Page images

.(1 - س)


6. The first process shews, by the aid of Lagrange's Theorem, that



3 i du
Let y denote a quantity, such that


h h? h being less than 1.


[merged small][merged small][merged small][merged small][merged small][subsumed][merged small][subsumed][merged small][subsumed][merged small][ocr errors][subsumed][ocr errors][subsumed][subsumed]
[ocr errors]
[ocr errors]
[ocr errors]
[ocr errors]


[ocr errors]
[ocr errors]
[ocr errors]
[ocr errors]

yja – 1 y =M +

2 Hence, by Lagrange's Theorem, Ma - 1

hồ * y=uth 2 du


1.2 i du-1

2 therefore, differentiating with respect to u and observing that

dy = (1 – 2uh+29+,
d /M2

ha ď /M2 1 )h

du 2

1.2 ?

2 k ď (M2 +

1.2... i due ' 2

[ocr errors]


1 d Hence

i djes

(u? — 1). 7. From this form of P, it may be readily shewn that the values of p, which satisfy the equation P,= 0, are all real, and all lie between - 1 and 1.

[ocr errors]

For the equation

(u? — 1)' = 0 has i roots = 1, and i roots =-1,

[ocr errors]
[ocr errors]


Que? – 1)=0 has ¿ – 1 roots = 1, (i-1) roots =-1, and one root = 0,

[ocr errors]

[ocr errors]
[ocr errors]

(u -1)=0 has (i – 2) roots = 1, one root between 1 and 0, one between 0 and =-1, and (i – 2) roots =-1, and so on.

Hence it follows that d' ¿

i Cu - 1)'= 0 has du

roots be2 roots between 1 and 0, and ;

Z tween 0 and -1, if i be even, 2-1

i-1 roots between 1 and 0, roots between 0 and 2 2

2 1, and one root = 0, if i be odd.

It is hardly necessary to observe that the positive roots of each of these equations are severally equal in absolute magnitude to the negative roots.

and on

8. We may take this opportunity of introducing an important theorem, due to Rodrigues, properly belonging to the Differential Calculus, but which is of great use in this subject.

The theorem in question is as follows:
If m be any integer less than i,
1.2... (i - m)

(ac* — 1)

(2* — 1) 1.2 (i + m)


(022 - 1)m ducitm

[ocr errors]


It may be proved in the following manner.

If (oc2 – 1)' be differentiated i - m times, then, since the equation

(oc* - 1)'= 0 bas i roots each equal to 1, and i roots each equal = -1, it follows that the equation


(0 - 1)' = 0




has i – (i m) roots (i.e. m) roots each =1, and m roots each 1, in other words that (aco – 1)" is a factor of


(- 1)'.

daiWe proceed to calculate the other factor.

For this purpose consider the expression
(x + a) (x+2.) ... (x + a) (x +B.) (x +B.) ... (x+B.).
a c ) B

) Conceive this differentiated (I) i-m times, (II) i + m times. The two expressions thus obtained will consist of an equal number of terms, and to any term in (I) will correspond one term in (II), such that their product will be (c+Q) (x + ax) ... (x + a) (x+B) (x+B.) ... (x+ B.), i.e. the a

a term in (II) is the product of all the factors omitted from the corresponding term in (I) and of those factors only. Two such terms may be said to be complementary to each other.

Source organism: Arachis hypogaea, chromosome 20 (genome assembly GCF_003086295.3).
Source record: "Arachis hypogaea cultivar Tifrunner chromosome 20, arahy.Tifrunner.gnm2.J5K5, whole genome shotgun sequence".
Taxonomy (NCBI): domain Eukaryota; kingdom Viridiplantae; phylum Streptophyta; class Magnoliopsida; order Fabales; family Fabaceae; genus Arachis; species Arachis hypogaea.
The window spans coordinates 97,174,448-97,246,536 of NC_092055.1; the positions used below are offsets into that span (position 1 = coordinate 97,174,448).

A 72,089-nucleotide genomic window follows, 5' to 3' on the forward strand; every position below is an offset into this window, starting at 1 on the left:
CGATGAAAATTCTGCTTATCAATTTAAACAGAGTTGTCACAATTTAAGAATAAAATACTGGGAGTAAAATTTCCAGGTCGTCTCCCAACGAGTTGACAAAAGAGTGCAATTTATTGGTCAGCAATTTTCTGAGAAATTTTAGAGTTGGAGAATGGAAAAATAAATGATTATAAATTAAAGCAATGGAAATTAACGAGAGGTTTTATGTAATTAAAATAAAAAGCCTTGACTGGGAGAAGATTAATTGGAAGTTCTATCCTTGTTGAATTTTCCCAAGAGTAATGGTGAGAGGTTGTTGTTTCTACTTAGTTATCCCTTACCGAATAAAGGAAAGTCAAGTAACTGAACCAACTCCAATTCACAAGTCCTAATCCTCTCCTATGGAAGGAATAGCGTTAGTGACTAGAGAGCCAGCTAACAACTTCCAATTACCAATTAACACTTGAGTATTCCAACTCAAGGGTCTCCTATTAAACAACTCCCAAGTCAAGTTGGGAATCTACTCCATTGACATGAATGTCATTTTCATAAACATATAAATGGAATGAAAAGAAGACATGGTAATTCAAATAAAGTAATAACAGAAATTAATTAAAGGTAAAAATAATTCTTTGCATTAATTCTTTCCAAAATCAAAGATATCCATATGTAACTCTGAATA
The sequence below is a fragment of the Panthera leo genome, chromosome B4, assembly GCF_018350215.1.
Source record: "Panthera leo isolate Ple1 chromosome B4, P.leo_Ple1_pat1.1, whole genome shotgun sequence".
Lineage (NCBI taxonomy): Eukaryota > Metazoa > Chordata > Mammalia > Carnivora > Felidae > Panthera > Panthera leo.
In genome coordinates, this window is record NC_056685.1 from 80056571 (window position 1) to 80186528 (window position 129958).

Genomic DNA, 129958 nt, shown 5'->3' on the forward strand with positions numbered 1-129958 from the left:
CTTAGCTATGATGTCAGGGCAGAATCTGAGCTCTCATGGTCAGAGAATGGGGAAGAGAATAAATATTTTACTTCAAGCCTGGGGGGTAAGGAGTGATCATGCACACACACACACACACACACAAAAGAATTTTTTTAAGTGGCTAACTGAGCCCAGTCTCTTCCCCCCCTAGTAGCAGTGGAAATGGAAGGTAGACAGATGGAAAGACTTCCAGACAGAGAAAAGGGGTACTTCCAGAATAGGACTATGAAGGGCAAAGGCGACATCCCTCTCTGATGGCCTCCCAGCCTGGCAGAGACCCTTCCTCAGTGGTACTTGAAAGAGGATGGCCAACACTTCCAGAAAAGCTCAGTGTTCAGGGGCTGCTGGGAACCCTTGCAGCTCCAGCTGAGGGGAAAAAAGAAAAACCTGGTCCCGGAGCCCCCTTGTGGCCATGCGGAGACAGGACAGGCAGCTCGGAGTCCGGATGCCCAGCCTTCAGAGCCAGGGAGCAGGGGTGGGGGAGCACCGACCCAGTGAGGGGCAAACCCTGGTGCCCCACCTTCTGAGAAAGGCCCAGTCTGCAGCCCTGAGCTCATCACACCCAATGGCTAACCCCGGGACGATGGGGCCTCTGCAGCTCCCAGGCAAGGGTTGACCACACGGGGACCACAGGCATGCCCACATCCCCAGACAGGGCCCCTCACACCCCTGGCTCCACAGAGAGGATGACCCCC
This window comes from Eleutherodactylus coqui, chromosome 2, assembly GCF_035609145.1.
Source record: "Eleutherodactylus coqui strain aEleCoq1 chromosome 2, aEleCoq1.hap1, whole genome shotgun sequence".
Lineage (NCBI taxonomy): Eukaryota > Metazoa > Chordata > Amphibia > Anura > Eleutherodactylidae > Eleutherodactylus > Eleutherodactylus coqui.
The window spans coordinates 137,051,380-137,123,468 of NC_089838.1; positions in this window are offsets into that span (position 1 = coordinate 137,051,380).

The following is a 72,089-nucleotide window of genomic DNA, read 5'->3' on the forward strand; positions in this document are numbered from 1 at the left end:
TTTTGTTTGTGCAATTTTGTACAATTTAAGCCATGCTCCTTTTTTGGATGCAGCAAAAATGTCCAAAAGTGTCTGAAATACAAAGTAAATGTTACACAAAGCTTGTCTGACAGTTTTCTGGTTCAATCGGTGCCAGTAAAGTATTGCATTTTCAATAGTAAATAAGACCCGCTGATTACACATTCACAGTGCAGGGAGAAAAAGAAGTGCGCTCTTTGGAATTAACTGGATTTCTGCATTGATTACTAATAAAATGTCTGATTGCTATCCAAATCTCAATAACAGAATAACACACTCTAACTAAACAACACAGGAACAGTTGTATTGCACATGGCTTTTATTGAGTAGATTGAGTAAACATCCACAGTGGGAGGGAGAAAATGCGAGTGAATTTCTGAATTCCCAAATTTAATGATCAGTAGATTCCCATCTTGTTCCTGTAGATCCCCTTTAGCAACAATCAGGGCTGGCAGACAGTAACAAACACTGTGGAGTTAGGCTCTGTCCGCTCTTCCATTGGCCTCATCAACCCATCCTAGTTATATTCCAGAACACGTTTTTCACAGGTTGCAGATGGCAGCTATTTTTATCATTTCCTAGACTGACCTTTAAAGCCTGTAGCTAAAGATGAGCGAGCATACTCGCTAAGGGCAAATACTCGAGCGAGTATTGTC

[ocr errors]

Now, conceive a term in (II) the product of p factors of

P the form x+a, say x +a', a + 3 +0), and of factors

9 of the form x + B, say x+ B, C+ B,,... IC + Big We must have p+q=i- m. The complementary term in (I) will involve

p factors x+B, &+B" ... x + plo),
factors x + a, x+Q,, ... +

a taga

[ocr errors]

Now, every term in (I) is of i + m dimensions. We have accounted for p + q (or i – m) factors in the particular term

p we are considering. There remain therefore 2m factors to be accounted for. None of the letters

a', a" ...CO), B, B,, ... Biebe
B', ß"... Blo)

, QQ,, ... Olgy can appear there. Hence the remaining factor must involve ma's and m ß's,-say,

al, ar
B, B... B.

There will be another term in (II) containing
(x+B) (x + ß') ... (oc + Blo) (x+2,) (x + ay) (v + air)).
The corresponding term in (I) will be, as shewn above,
(x+ a') (x+a") ... (a + c) (x +B.) (x+B.) ... (x +BW)

v ) cc) B
(x+, a) (x + 2) ... (x+ m2) (oc + ) (x+B)... (a + mB).

Hence, the sum of these two terms of (I) divided by the sum of the complementary two terms of (II) is (x + 2) (x+,a) ... (x+ m) (x +,B)(x+) ... (x + mb).

Now, let each of the a's be equal to 1, and each of the B's equal to - 1, then this becomes (2* — 1)". The same factor enters into every such pair of the terms of (I). Hence


(ac* — 1)".

di-m (az – 1)'

ditm (2-1)
(aca - 1)

to a numerical dace-m

daitm factor près. The factor may easily be calculated, by considering that

di-m (- 1) the coefficient of it in

is 2i (21-1)... (i+m+1),

ditm (ac* — 1) and that the coefficient of min

[ocr errors]


[ocr errors]


1" is


2i (2i – 1) ... (i + m + 1)(i + m)... (i m +1).


Hence the factor is

1.2... (i m)
(i+m) (i + m - 1) (i - m +1)' 1.2... (i + m)

d' 9. This theorem affords a direct proof that C

a ca C being any constant, is a value of f () which satisfies the equation

df (u)?

+i(i+1) f(u) =0. du


[ocr errors]




[merged small][merged small][ocr errors][ocr errors][merged small][merged small][merged small][merged small][merged small][merged small][subsumed][subsumed][subsumed][ocr errors][subsumed][ocr errors][subsumed][subsumed][subsumed][subsumed][subsumed][subsumed][subsumed]

Hence, the given differential equation is satisfied by putting f (u) = C

[ocr errors]
[ocr errors]
[ocr errors]

Introducing the condition that P, is that value of f (w). which is equal to 1, when u=1, we get

1 d'


i du 10. We shall now establish two very important properties of the function Pı; and apply them to obtain the development of P. in a series.

2.1.2...i dü (m? –1).


« PreviousContinue »